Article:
Nakayama Setsugekka Snow Festival

Nakayama Setsugekka Snow Festival

Nakayama Setsugekka Snow Festival is held every year on the third Saturday of February. The contrast between the snow, moon and candlelight, which becomes greater as the dark of the night deepens, creates a radiant and magical atmosphere. The views to be enjoyed at Nakayama during festival time are so special that Nakayama has been designated as one of Japan's Night View Heritage Sites.

Venue Details

Venue Details
Websitehttps://www.town.shimogo.fukushima.jp/ibentorisuto/760.html(Japanese)
Contact

Shimogo Town Tourism Association

(+81) 241-69-1144

Best Season
  • Winter
Access Details
AccessNakayama Flower Park, Shimota 3, Nakayama, Shimogo Town, Minamiaizu District, Fukushima Pref. 969-5325
View directions
Getting there

By Car: 1 hour drive from central Aizu-Wakamatsu City. Please use the parking lot at Ouchi-juku, and take a shuttle bus to the festival venue from there.

By Train: 30 min by shuttle bus from Yunokami Onsen Station (Aizu Railway Line)

Nearby

The World Glassware Hall
Cultural Experiences

Ride the Oza-Toro-Tembo Train

The Oza-Toro-Tembo Train is a limited-service sightseeing train which is operated during selected days of the peak tourist seasons. The train has three carriages - the oza carriage (which has a tatami-floor), the torokko (tram) carriage, and the tembo (observation deck) carriage. Stretch out and relax in the tatami carriage with its sunken kotatsu (heated table) in autumn, take in Aizu's nature and air from the tram carriage, and revel in the fantastic scenery that await you through the expansive windows of the observation deck carriage. The train runs along the Aizu Railway tracks, meaning you can hop off at various points to visit places such as Ouchi-juku (a 15 minute taxi ride from Yunokami Onsen Station), and To-no-Hetsuri Crags, among others. For information about when this train runs this year, please check out this link (Japanese).

The World Glassware Hall
Cultural Experiences

Aizu Painted Candles Craft Experience

Aizu Erosoku (painted candles) are sumptuous items that were long-prized among samurai families. Delicate and vivid patterns such as chrysanthemums, plum blossoms, and peonies are painted onto candles made of natural Japan wax extracted from the fruits of lacquer trees. Each candle is still painstakingly painted one by one, and they serve as regal decorations in Shinto and Buddhist ceremonies and weddings. A candle painting experience is available at Ozawa Candle Shop (Reservation required).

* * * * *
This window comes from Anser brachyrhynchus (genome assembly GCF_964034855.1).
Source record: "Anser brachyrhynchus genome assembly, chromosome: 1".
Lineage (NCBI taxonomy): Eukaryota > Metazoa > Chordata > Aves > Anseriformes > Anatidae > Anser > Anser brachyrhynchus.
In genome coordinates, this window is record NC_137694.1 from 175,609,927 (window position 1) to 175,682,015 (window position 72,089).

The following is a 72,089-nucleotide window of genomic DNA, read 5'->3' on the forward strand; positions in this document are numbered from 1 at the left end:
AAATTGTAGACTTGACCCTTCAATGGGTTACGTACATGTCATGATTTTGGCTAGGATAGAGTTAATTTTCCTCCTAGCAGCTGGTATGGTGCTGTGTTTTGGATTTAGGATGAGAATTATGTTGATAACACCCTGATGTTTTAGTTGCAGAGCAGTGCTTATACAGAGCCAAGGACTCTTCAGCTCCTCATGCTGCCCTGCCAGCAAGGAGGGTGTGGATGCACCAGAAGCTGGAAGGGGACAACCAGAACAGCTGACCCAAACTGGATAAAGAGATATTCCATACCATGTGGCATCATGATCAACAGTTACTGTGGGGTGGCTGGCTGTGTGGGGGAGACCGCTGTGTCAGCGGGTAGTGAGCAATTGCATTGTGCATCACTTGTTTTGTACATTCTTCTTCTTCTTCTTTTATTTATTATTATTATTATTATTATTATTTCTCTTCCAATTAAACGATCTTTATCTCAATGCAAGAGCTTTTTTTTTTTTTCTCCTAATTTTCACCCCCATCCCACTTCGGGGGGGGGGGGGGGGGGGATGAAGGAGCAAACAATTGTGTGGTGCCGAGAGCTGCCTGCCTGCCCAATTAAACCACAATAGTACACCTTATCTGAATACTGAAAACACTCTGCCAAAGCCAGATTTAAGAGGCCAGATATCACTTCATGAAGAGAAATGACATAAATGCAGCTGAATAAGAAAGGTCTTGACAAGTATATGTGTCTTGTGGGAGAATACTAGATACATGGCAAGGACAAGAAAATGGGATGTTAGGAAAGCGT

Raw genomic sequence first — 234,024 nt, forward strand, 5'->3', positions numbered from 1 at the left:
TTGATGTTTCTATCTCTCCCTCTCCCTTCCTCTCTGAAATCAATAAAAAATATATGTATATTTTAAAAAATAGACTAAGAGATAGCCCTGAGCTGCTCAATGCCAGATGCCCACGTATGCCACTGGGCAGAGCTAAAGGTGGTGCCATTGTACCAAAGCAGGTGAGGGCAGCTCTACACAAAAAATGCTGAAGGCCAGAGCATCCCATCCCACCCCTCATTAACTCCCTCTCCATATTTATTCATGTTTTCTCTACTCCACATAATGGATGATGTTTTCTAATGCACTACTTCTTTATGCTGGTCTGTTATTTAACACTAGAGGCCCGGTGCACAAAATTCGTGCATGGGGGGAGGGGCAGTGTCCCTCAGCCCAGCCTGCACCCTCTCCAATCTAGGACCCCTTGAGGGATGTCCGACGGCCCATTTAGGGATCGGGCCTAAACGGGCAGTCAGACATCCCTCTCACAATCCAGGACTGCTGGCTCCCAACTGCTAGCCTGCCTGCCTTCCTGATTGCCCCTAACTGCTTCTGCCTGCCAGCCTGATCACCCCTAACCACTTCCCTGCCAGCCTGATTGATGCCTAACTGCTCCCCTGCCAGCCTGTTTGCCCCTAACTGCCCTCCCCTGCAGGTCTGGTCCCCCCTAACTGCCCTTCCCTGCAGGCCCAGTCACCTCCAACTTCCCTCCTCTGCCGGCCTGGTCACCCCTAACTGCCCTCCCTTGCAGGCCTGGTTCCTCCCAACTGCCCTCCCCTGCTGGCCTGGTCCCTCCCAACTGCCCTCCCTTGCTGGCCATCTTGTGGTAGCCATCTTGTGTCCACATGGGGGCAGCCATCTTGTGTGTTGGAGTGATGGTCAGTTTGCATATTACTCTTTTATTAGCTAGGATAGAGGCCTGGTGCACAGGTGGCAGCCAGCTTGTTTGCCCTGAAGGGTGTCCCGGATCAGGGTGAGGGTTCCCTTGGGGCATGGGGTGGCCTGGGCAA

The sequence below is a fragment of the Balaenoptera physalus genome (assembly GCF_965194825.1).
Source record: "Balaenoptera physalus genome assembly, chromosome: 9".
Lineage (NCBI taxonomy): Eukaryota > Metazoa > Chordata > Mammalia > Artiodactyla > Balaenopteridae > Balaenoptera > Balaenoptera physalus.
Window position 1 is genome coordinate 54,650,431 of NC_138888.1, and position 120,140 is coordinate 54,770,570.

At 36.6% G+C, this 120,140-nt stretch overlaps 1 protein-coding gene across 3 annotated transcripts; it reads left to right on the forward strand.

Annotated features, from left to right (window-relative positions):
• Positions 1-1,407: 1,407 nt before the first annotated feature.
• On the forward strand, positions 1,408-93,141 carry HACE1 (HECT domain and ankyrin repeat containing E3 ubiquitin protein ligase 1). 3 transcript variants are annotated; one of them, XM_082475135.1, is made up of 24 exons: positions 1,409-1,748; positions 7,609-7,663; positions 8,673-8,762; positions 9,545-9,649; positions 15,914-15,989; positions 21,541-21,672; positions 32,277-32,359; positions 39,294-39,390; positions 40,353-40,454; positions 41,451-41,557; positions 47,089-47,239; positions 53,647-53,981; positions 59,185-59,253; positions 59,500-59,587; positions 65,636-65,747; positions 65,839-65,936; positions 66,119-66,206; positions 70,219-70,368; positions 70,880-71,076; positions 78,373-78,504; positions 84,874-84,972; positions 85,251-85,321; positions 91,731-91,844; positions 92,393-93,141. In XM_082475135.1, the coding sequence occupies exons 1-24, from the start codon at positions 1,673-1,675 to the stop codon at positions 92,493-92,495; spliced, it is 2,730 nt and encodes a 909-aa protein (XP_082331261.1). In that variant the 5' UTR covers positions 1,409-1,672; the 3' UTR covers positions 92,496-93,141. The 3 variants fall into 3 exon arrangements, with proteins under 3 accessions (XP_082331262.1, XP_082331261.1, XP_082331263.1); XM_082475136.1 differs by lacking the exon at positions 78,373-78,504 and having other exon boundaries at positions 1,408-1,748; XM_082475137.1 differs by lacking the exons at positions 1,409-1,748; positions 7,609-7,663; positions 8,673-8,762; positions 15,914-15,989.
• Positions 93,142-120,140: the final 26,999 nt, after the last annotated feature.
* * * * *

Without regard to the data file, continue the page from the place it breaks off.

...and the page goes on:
The World Glassware Hall
Cultural Experiences

Makie Painting at Suzutake Workshop

Suzutake workshop tours began in the 1950s as a way of providing families with a chance to learn about the history and artistry of lacquerware. Even today, visitors are able to actually see artisans at work at three key stages of the Aizu lacquerware making process: 1) applying a base layer of unrefined lacquer or astringent liquid to wood; 2) adding additional layers of lacquer in a desired style, and 3) adding hand-drawn delicate designs ('makie') using either colored lacquer or gold and silver power (a technique called 'Sunken gold makie'). Visitors can also take part in a makie-painting experience.

The World Glassware Hall
Cultural Experiences

Makie Painting Lacquerware Experience at Suzuzen

Suzuzen was established in 1832 as a lacquerware wholesale shop. Not only can visitors see process of lacquerware being finished using gold and silver dusted designs called 'Makie', but visitors can also have the opportunity to design their own lacquered product using Makie design techniques, which is perfect to take home as a souvenir. Booking & More InformationSuzuzen is made up of 6 kura (Japanese-style warehouses), which have been renovated. The Suzuzen warehouses include a gallery featuring pieces by contemporary artists who use lacquer in their work, and a cafe which is open for lunch. English-language signs also make the history of lacquer in Aizu accessible for overseas visitors.

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Aizu Festival
Events

Aizu Festival

The Aizu Festival is one of the largest fall events in the Aizu Area. The main feature of the festival is the Aizu Hanko Gyoretsu, a procession of Aizu Domain Lords.Headed by flag-bearers holding the flags of the successive feudal lords of the Aizu Domain, the procession is attended by participants representing well-known feudal lords such as Lord Uesugi, Lord Hoshina, and Lord Matsudaira, and by groups of festival participants wearing garments and carrying tools associated with each of these lords.Each year, some 500 people parade through downtown Aizu-Wakamatsu in an event that magnificently recreates the world of samurai. Before the procession starts off, there is a kick-off ceremony at Tsurugajo Castle.Visitors can enjoy watching the sword dancing of the Byakkotai worriors and sword fight performances given by professional actors, with the castle keep of Tsurugajo in the background.

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